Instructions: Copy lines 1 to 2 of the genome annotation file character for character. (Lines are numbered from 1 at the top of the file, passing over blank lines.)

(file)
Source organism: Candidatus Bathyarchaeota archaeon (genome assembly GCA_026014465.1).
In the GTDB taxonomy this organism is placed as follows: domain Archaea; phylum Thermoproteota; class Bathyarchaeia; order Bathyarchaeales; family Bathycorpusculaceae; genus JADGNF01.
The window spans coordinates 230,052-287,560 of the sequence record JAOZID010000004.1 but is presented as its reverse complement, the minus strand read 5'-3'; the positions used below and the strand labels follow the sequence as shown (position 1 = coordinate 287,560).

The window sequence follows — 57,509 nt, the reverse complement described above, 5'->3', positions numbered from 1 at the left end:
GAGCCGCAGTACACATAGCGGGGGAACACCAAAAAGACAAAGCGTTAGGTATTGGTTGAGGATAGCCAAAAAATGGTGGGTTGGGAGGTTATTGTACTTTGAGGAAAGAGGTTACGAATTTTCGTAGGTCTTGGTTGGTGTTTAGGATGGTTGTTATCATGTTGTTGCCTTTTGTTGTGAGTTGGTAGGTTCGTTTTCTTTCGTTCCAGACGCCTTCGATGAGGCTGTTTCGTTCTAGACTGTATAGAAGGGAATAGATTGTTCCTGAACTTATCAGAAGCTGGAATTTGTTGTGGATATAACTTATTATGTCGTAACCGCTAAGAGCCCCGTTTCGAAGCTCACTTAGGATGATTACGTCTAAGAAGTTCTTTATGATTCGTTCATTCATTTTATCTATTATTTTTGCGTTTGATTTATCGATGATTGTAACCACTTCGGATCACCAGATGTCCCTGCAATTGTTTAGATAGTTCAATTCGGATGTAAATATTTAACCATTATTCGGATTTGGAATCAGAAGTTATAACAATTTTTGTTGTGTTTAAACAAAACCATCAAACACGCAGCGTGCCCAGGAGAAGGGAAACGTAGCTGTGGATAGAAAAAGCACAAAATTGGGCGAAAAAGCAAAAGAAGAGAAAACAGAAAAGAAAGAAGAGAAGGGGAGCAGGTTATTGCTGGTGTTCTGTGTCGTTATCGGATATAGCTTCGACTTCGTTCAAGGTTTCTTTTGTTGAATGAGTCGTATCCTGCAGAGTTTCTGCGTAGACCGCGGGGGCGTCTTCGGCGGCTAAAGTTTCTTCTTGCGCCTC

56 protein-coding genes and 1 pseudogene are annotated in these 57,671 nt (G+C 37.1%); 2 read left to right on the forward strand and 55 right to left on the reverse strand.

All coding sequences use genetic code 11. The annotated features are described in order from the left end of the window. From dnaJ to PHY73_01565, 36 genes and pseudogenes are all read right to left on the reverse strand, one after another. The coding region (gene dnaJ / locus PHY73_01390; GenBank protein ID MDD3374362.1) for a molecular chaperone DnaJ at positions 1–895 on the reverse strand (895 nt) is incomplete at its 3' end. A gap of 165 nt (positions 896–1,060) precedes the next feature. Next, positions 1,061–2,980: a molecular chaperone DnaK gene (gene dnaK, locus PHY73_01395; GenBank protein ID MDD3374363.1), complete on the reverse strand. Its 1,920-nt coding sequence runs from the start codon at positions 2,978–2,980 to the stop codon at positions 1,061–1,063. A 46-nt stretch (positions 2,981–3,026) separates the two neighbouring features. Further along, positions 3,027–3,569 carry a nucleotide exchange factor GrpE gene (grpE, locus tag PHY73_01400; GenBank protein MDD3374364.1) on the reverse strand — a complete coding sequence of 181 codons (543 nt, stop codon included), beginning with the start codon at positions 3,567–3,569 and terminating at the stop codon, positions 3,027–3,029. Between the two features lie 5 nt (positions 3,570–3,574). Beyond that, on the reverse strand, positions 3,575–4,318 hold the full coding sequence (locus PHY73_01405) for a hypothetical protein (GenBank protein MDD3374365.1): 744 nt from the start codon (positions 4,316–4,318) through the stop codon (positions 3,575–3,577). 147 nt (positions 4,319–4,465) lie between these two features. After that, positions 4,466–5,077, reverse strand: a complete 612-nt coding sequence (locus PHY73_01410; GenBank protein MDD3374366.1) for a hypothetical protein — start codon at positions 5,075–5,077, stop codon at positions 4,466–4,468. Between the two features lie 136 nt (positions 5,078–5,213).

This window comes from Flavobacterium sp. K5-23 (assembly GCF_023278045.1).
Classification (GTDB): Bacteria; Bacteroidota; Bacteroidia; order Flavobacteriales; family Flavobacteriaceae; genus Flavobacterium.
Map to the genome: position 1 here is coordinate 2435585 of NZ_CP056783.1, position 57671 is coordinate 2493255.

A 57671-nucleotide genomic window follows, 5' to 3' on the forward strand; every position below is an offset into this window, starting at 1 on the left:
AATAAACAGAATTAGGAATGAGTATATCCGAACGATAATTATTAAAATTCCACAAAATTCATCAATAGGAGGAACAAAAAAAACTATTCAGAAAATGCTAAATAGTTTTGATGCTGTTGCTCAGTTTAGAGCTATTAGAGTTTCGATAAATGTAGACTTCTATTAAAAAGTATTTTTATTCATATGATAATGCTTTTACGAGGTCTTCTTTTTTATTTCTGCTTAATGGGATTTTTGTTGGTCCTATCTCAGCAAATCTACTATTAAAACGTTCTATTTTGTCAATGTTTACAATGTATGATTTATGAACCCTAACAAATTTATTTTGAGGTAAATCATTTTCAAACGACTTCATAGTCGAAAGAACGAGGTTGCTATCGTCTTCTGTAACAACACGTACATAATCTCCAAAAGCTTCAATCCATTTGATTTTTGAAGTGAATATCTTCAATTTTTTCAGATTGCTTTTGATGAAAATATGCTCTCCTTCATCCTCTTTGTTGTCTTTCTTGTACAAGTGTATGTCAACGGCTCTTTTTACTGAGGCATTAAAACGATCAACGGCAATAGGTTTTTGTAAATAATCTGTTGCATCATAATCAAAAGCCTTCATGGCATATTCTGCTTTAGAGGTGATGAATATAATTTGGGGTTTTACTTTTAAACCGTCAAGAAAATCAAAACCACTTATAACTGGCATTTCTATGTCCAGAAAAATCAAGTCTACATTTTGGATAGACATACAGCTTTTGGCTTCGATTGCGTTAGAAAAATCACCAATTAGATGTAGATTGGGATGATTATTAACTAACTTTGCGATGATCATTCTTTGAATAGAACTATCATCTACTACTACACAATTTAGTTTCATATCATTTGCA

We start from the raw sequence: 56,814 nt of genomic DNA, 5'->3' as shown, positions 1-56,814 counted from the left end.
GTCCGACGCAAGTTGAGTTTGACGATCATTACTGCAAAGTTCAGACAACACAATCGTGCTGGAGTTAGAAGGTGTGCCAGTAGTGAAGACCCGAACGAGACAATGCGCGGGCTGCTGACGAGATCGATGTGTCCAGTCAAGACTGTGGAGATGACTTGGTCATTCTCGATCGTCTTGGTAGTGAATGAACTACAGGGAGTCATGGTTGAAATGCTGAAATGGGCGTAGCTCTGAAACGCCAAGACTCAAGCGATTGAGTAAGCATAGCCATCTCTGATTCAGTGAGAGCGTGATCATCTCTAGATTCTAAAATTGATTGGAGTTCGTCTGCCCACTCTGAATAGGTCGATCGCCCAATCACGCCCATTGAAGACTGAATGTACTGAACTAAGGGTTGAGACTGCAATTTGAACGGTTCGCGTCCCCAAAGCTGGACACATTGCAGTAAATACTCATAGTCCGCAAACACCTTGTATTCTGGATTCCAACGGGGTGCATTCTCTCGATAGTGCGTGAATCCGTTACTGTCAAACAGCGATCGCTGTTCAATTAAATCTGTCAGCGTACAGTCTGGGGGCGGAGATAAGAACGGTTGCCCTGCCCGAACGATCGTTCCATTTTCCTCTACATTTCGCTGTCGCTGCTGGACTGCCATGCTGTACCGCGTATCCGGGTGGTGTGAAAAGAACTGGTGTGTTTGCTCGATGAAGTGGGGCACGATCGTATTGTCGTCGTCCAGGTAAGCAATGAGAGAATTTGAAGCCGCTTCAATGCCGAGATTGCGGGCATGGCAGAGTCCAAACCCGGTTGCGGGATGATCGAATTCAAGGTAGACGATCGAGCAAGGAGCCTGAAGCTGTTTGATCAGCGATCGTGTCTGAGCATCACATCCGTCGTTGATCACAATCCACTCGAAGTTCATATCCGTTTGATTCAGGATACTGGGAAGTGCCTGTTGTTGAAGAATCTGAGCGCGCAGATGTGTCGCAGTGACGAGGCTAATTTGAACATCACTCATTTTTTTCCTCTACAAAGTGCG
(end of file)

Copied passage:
Source organism: Candidatus Bathyarchaeota archaeon (genome assembly GCA_026014465.1).
In the GTDB taxonomy this organism is placed as follows: domain Archaea; phylum Thermoproteota; class Bathyarchaeia; order Bathyarchaeales; family Bathycorpusculaceae; genus JADGNF01.